On January 12, 2009, the South Carolina Supreme Court held that the term “cause,” as that term is used in a homeowner’s insurance policy, is not to be equated with legal causation. S.C. Farm Bureau Mut. Ins. Co. v. Durham, No. 26579, S.C. Sup., 2009 S.C. LEXIS 6 (January 12, 2009). Rather, the term should be construed as it would be by the ordinary person. Id.  


The dispute in this case centered on whether the insureds’ homeowner’s policy covered damage to their swimming pool. The insureds, the Durhams, obtained a homeowner’s policy from South Carolina Farm Bureau Mutual Insurance Co. (Farm Bureau), which covered their home and in-ground swimming pool. The Durhams were in the process of draining their pool when Horry County experienced rainfall over a four-day period. After the rain subsided, the Durhams fully emptied the pool and within two to three days after that, the pool “floated” out of its foundation and rose from the ground, causing damage to the pool and deck.  

Farm Bureau denied coverage for the loss based on two provisions in the policy. The first provision, which appears under the enumeration of covered perils, states that the policy does not cover “loss … caused by … pressure or weight of water … to a swimming pool.” The second provision excludes coverage for “[w]ater damage, meaning … water below the surface of the ground, including water which exerts pressure on or seeps or leaks through a … swimming pool.” The provision further provides that “[s]uch loss is excluded regardless of any other cause ….” Despite these provisions, the circuit court found that the loss was covered, concluding that the term “cause,” which was undefined in the policy, should be construed in a legal, technical sense. Farm Bureau appealed.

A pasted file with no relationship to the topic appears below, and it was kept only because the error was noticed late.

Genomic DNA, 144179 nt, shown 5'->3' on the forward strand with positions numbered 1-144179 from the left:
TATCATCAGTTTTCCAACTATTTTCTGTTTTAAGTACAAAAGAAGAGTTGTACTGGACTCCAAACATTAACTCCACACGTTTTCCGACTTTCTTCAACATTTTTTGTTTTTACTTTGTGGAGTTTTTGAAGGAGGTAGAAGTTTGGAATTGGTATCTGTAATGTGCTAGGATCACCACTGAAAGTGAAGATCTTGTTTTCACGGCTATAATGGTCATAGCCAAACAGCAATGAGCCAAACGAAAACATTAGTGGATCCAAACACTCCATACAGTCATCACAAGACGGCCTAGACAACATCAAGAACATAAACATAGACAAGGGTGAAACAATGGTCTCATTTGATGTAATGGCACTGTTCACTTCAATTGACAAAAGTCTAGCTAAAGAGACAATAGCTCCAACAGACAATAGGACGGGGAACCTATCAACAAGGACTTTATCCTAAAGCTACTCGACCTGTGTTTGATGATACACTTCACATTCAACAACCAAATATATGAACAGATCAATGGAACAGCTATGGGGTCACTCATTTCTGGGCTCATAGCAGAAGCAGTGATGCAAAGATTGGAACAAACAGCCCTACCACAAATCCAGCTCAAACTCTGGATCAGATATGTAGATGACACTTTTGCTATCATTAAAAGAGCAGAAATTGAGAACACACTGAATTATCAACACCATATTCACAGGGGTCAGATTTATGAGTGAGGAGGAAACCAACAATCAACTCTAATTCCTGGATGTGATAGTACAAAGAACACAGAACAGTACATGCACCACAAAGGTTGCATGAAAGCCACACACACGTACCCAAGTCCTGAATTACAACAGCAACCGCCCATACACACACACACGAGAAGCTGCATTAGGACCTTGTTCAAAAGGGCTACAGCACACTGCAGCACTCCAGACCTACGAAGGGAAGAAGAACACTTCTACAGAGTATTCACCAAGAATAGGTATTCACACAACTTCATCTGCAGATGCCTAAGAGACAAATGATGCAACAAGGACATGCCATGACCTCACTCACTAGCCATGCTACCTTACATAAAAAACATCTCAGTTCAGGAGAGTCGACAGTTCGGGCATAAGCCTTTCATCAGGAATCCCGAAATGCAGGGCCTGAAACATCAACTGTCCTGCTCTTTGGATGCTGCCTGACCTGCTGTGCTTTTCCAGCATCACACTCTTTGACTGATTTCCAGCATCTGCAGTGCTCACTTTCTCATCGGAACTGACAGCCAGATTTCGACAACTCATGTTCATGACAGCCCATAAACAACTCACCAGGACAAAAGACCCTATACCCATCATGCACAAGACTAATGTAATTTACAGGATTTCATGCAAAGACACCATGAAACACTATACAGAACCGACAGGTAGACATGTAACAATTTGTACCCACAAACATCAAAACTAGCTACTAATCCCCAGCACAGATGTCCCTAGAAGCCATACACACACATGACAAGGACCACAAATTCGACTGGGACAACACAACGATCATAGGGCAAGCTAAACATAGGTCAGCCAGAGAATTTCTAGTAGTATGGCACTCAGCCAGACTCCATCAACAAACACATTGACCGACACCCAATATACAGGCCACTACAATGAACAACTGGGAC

The South Carolina Supreme Court reversed the circuit court’s decision that the water damage exclusion did not apply. Central to the Court’s decision was the manner in which the circuit court construed the term “cause,” as that term was used in the insurance policy. The term “cause” was undefined in the policy. In the absence of a definition, the circuit court construed that term according to its legal meaning. The Supreme Court, however, found this to be inconsistent with South Carolina’s rules for the construction of undefined policy terms, which are to be construed according to the usual understanding of the term’s significance to an ordinary person.

The circuit court construed the term “cause” to mean “but for” cause, similar to the meaning attached to the term in tort law, where causation is an essential element of establishing liability. The Supreme Court disagreed with the circuit court’s definition, however, and held that “cause” in the context of the insurance policy was not the same as legal causation. Rather, in the ordinary sense, “cause” does not require that the event giving rise to the loss be the proximate cause of the loss. Instead, the “cause” need merely be something that produces an effect, result or consequence.  

The Court then assessed the factors that led to the pool floating out of the ground, and determined that more than one factor was at issue — both the draining of the pool and underground water pressure. The Court, therefore, looked to the language of the water damage exclusion, which contained a concurrent cause provision. According to the exclusion, loss caused by water “is excluded regardless of any other cause or event contributing concurrently or in any sequence to the loss.” The Court concluded, therefore, that even if one cause of the loss was the failure to drain the pool properly, the resulting damage still would be excluded because the damage was caused, at least in part, by the exertion of water pressure from the surrounding land. In addition, the Court addressed the circuit court’s finding that the exclusionary provisions could not have contemplated barring coverage for conditions that existed at the time the policy was issued, such as the existence of underground water. The Supreme Court did not agree, reasoning that nothing in the language of the policy suggests a carve-out should exist for conditions that existed at the inception of coverage. Thus, absent specific language in the policy affording such an exception, none would exist.  


Farm Bureau confirms that, under South Carolina law, undefined terms in a home-owner’s policy should be construed according to their ordinary meaning. The decision further confirms that undefined terms are not per se construed against the insurer. Rather, they are afforded their ordinary meaning and construed in the context of their policy usage. Farm Bureau further illustrates that concurrent causation provisions will continue to be honored in South Carolina, even in cases in which their application results in a narrowing of coverage.